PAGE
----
Thursday, July 26, 2007

Economic tortoise, financial hare

Other than in soccer, Latin America has (mostly) lagged behind (east) Asia in nearly all indicators, specially in terms of economic growth. But, as BCA Research recently noted, Latin American stocks have outperformed their Asian peers by a wide margin over the last 20 years. Capital Spectator looks at some explanations, but finds no clear answer.

Actually, there's a pretty simple explanation.

In the 1980's, Latin America was stuck in a huge economic and financial crisis after many nations defaulted on their foreign debt and commodity prices plunged. At the same time, the Asian Tigers were roaring along quite nicely. Hence, Latin American stocks at that time had very high risk premiums incorporated into their valuations. Those risk premiums have fallen dramatically as LA has put its finances in order during this time frame. Thus, starting from a lower base, the region's stocks have outperformed.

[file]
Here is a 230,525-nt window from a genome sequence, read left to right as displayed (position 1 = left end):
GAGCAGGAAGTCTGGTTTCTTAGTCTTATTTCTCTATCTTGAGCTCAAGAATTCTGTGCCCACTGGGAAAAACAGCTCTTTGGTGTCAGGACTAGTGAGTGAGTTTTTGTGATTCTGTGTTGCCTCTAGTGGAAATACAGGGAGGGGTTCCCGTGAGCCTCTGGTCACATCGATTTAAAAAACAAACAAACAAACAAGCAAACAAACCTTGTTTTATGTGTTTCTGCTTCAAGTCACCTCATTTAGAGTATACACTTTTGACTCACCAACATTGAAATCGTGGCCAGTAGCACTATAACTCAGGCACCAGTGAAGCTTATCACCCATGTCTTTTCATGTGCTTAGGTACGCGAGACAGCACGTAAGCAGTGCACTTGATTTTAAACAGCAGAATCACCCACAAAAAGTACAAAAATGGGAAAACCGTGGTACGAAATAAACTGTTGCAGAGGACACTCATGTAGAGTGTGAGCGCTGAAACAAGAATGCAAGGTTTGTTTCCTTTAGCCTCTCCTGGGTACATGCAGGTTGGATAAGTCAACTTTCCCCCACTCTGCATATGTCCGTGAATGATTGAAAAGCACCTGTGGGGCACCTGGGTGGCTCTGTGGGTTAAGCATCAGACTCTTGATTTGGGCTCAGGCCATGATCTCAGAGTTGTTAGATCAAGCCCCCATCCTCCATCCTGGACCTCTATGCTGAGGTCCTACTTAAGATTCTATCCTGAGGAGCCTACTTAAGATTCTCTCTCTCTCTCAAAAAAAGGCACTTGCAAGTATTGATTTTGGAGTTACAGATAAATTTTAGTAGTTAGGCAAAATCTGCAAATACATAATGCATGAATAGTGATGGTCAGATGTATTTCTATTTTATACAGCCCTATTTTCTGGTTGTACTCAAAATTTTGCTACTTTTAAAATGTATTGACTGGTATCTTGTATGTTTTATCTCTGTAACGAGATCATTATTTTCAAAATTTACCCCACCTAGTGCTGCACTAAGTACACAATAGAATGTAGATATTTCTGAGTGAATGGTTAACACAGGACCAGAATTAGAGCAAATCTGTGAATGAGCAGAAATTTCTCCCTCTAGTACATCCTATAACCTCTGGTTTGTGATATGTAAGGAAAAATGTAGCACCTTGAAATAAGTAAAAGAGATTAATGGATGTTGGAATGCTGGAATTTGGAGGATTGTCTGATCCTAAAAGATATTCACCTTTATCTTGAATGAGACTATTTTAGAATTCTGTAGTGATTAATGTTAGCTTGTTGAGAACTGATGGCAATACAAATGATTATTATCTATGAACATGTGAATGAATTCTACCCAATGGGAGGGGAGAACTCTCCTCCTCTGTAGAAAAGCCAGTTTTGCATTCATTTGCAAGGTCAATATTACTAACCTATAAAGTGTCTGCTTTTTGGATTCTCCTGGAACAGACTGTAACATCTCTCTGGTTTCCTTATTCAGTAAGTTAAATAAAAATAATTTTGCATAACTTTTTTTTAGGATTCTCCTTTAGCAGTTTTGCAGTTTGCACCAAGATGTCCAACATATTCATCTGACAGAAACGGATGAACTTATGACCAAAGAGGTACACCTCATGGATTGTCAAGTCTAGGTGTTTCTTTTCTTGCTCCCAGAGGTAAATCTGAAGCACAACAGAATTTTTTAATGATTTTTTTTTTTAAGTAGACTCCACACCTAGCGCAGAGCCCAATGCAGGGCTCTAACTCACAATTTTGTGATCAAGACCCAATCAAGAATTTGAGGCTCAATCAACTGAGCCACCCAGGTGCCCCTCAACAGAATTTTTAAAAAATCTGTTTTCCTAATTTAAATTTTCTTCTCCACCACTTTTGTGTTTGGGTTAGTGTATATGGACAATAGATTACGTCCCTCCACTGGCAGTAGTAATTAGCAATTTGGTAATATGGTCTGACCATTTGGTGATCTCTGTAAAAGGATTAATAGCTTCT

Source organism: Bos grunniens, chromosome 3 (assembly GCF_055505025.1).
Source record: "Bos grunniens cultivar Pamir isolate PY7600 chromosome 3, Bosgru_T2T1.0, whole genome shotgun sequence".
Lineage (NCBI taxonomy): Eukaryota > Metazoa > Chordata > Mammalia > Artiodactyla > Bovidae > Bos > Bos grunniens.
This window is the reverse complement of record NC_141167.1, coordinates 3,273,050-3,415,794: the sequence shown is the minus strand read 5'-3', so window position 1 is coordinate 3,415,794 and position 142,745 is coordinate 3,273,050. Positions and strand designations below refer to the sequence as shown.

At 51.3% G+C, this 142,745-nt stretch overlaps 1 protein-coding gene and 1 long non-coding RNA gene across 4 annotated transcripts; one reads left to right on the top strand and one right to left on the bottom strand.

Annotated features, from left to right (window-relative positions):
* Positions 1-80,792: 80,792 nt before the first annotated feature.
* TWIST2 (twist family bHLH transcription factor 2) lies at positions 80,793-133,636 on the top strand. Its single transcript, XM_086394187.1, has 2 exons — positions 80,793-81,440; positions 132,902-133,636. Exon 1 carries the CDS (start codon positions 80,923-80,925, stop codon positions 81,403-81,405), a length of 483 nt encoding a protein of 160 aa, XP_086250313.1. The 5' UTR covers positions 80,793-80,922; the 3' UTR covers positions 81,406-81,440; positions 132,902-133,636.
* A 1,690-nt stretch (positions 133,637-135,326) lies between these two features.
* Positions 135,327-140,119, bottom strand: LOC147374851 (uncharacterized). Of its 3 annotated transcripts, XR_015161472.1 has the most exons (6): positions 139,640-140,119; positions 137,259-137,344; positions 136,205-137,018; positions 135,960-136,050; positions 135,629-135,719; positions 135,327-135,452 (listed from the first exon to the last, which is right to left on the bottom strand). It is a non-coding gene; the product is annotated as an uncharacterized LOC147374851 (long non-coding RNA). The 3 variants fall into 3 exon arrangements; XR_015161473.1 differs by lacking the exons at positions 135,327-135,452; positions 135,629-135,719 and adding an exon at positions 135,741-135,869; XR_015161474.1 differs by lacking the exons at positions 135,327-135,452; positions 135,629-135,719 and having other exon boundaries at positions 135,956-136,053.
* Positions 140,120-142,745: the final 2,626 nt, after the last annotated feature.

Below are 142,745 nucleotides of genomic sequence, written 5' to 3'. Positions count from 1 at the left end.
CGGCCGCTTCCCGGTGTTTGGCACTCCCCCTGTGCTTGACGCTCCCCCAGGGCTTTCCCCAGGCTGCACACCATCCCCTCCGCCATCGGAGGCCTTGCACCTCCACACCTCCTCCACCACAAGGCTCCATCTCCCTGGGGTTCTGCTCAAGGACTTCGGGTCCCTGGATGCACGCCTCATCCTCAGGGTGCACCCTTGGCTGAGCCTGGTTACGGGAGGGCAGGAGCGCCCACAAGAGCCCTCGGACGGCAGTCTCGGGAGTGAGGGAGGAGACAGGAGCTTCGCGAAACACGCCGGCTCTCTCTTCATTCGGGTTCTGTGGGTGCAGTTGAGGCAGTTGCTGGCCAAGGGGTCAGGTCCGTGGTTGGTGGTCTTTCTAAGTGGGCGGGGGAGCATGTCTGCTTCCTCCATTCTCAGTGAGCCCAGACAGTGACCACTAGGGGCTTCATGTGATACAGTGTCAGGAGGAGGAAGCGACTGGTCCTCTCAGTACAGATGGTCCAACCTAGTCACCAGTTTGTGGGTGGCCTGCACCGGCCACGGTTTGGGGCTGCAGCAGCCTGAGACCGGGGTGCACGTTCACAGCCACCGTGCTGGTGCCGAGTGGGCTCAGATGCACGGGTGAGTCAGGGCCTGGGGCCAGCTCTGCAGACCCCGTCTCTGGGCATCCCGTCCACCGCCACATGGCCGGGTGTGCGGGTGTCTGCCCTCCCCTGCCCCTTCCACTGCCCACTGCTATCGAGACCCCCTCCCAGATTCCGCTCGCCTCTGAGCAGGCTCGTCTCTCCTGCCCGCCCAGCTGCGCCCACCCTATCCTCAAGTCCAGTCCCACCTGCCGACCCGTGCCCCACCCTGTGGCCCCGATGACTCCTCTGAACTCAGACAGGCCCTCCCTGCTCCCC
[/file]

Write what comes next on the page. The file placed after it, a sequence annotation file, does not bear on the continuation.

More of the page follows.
One could aslo add that the LA sector is dominated by a few fantastically profitable monopolies/oligopolies and that Asian markets were and are much more liquid, so that a falling liquidity premium might be helping LA stocks.